Classical training is not easy. It requires years of solid dedication and being both physically and mentally present.

The skill is so intricate, intense and intimate that the relationship between teacher and apprentice is sacred. Everything has its own pace, knowledge is imparted in stages, hard work is noted and rewarded for – all together, it’s a very serious process.

I think it’s hard for people to wrap their heads around such an intense dedication to music-  and it is something that is not given much social or monetary value in Pakistan right now. Initiatives like Coke Studio are creating a new found appreciation and fresh direction for music listeners, but young people will not feel confident making solid commitments [to pursue music] unless attitudes towards musicianship itself change.

Q: What do you hope to achieve through your music? Has there been a difference in people’s response to you in the West versus in our part of the world?

Well to be honest, I have yet to perform properly in Pakistan— it has been almost five years since I moved to the U.S. for my degree and have been performing throughout this country, representing Pakistan, while learning, experimenting and developing my sound. Appreciation will always be warm and ample in the U.S., people approach music with a great deal of etiquette and respect. Even when the audience is unfamiliar with the language, they have always been keen on taking in whatever they can get via instrumentation, energy and vibe of the pieces. I am excited to book our debut Pakistan tour soon! Next year we plan to fly through all the main cities with the full band– and also possibly do a few cities in India [my guitar player and co-composer Bhrigu Sahni is from Pune]. I want each concert to be like a big shaadi, as if we are wedding all the cities together. It is a really romantic peace healing concept.

Q: What role can music play in bridging divides? Do you hope to play a role in such forms of public diplomacy?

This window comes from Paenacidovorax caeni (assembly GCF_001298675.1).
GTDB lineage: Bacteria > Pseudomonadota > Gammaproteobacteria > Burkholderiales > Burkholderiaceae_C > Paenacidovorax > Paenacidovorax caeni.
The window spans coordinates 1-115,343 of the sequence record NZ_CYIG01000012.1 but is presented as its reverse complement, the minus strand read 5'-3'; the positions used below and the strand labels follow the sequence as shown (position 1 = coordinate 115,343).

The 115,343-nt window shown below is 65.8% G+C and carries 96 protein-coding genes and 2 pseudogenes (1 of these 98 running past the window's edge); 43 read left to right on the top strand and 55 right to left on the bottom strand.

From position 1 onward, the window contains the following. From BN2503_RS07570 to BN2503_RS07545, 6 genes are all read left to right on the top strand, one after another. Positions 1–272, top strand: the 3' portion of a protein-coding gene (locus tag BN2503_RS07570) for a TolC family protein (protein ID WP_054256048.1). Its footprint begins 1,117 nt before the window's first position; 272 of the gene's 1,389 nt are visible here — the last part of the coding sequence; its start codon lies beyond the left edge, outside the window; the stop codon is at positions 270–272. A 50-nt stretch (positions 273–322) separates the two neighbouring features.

As an activist in Boston and New York, I have found it very difficult to rally people here towards pro-Pakistan activities. The media misconceptions and general fear of what Pakistan even is, has laid a bed of silence over activist communities here. That’s why it’s important for everyone who is Pakistani and has creative, peace promoting, healing agendas– to be louder than ever before. Be present on the web even if you hate Twitter or Facebook— really get the color, the alive, the humor, the heritage and all the love out there. There is much diplomatic power in unifying and celebrating creativity throughout the diaspora.

Collaborative projects are also a great tool that we arent using enough- I have been working with a lot of incredible South Asian artists in the Brooklyn/New York scene recently, including Tamil Sri Lankan Dance/Spoken word artist YaliniDream. There are other amazing artists doing incredible work that should be celebrated, and one of my upcoming projects will be a blog that aims to showcase new South Asian/Diaspora artists each week.

To learn more about Arooj Aftab and her music, visit her website.

Arooj Aftab – Man Kunto Mola [for the initiative Rebuild Pakistan]

And for the Xmas spirit, her cover of Hallelujah: